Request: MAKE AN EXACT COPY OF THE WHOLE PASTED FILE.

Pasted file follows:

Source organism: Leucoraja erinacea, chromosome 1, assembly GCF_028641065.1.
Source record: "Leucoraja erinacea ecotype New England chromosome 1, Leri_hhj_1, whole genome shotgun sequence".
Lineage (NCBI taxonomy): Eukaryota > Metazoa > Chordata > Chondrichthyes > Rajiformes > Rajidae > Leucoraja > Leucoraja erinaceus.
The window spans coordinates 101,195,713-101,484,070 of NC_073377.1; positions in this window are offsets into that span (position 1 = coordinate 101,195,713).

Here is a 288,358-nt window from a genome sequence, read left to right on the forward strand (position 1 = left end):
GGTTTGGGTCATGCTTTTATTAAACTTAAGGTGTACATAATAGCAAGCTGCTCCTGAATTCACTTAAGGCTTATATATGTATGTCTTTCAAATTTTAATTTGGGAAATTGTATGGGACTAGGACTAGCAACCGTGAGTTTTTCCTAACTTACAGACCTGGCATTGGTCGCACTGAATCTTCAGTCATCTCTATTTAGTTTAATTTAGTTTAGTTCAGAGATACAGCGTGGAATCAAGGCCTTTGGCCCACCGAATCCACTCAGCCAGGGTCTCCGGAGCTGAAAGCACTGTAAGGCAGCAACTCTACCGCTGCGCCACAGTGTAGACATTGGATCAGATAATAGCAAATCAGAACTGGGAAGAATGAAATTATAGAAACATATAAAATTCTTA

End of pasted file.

Source organism: Leucoraja erinacea, chromosome 1, assembly GCF_028641065.1.
Source record: "Leucoraja erinacea ecotype New England chromosome 1, Leri_hhj_1, whole genome shotgun sequence".
Lineage (NCBI taxonomy): Eukaryota > Metazoa > Chordata > Chondrichthyes > Rajiformes > Rajidae > Leucoraja > Leucoraja erinaceus.
The window spans coordinates 101,195,713-101,484,070 of NC_073377.1; positions in this window are offsets into that span (position 1 = coordinate 101,195,713).

Here is a 288,358-nt window from a genome sequence, read left to right on the forward strand (position 1 = left end):
GGTTTGGGTCATGCTTTTATTAAACTTAAGGTGTACATAATAGCAAGCTGCTCCTGAATTCACTTAAGGCTTATATATGTATGTCTTTCAAATTTTAATTTGGGAAATTGTATGGGACTAGGACTAGCAACCGTGAGTTTTTCCTAACTTACAGACCTGGCATTGGTCGCACTGAATCTTCAGTCATCTCTATTTAGTTTAATTTAGTTTAGTTCAGAGATACAGCGTGGAATCAAGGCCTTTGGCCCACCGAATCCACTCAGCCAGGGTCTCCGGAGCTGAAAGCACTGTAAGGCAGCAACTCTACCGCTGCGCCACAGTGTAGACATTGGATCAGATAATAGCAAATCAGAACTGGGAAGAATGAAATTATAGAAACATATAAAATTCTTA